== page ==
In this paper my concern is with the collective moral responsibility of criminal investigators for the outcomes of their investigations, bearing in mind that it is important to distinguish collective moral responsibility from, and relate it to, individual moral responsibility. In what sense, if any, are police detectives individually and collectively morally responsible for their success (or, for that matter, their failure) in gathering sufficient evidence to identify, arrest, and charge an offender who has committed a serious crime? Alternatively, in what sense are they morally responsible in cases where they identify, arrest, and charge an innocent person? And in what sense, if any, are police detectives individually and collectively morally responsible for the ultimate outcome of the trial, the finding by the courts of someone they have investigated and charged with a serious crime to be guilty or innocent?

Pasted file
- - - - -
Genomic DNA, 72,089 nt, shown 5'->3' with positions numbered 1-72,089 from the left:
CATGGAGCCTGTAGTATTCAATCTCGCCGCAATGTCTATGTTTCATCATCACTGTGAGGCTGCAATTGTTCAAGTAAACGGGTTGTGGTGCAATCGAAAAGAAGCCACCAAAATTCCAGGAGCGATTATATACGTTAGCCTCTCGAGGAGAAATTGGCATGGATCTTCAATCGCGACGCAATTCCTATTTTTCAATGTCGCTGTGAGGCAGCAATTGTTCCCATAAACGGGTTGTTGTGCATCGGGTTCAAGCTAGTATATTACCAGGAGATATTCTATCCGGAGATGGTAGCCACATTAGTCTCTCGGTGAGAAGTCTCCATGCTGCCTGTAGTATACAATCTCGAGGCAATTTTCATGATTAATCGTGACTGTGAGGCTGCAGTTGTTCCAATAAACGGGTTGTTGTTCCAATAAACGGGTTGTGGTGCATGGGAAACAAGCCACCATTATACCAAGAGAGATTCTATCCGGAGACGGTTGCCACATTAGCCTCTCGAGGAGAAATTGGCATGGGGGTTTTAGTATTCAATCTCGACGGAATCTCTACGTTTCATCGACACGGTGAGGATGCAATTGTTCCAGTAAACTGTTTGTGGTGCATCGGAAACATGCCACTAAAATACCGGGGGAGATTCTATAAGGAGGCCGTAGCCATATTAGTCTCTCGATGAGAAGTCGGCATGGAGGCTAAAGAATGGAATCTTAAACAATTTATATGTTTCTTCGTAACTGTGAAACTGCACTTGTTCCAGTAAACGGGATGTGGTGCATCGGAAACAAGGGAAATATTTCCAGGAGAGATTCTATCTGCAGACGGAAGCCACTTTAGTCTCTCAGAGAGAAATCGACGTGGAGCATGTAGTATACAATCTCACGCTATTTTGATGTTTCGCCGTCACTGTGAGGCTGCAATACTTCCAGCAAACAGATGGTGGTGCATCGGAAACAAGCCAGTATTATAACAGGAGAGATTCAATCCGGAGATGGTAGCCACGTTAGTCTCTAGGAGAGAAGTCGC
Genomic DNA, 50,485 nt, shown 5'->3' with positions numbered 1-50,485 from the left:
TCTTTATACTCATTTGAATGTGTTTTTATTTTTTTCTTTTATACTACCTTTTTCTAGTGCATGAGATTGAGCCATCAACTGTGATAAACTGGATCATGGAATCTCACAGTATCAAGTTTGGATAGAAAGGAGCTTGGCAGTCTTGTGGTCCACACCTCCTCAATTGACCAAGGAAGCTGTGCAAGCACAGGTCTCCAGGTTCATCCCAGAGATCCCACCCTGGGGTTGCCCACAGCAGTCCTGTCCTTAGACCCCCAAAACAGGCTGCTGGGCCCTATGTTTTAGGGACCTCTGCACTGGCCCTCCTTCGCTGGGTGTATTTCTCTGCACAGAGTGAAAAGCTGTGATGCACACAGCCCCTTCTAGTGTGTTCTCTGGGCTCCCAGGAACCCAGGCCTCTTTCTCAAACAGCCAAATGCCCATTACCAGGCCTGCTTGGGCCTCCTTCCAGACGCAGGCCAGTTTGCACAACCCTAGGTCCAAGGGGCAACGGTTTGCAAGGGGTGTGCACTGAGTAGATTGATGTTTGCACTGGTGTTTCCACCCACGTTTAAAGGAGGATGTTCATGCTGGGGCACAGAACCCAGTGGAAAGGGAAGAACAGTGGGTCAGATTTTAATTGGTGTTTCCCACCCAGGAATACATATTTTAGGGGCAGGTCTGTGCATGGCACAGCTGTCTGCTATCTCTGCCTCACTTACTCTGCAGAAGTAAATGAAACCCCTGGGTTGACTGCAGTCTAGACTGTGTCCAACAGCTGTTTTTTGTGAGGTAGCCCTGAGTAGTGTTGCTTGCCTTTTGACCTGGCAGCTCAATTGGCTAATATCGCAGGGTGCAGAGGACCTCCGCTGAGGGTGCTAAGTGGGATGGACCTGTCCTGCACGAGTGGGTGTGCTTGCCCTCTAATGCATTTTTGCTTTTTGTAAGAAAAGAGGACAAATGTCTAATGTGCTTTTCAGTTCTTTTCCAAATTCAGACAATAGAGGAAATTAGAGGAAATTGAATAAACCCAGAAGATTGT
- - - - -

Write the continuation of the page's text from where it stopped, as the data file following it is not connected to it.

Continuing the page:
Keyword
Criminal Justice Ethics, Moral agency, Privacy, Prison, Philosophy of Punishment
National Category
Philosophy, Ethics and Religion
Research subject
Philosophy
Identifiers
urn:nbn:se:kth:diva-144333 (URN)10.1080/0731129X.2014.906094 (DOI)2-s2.0-84899975334 (Scopus ID)
Note

QC 20140519

Available from: 2014-04-20 Created: 2014-04-20 Last updated: 2017-12-05Bibliographically approved
2. The Harms Beyond Imprisonment: Do We Have Special Moral Obligations Towards Families and Children of Prisoners?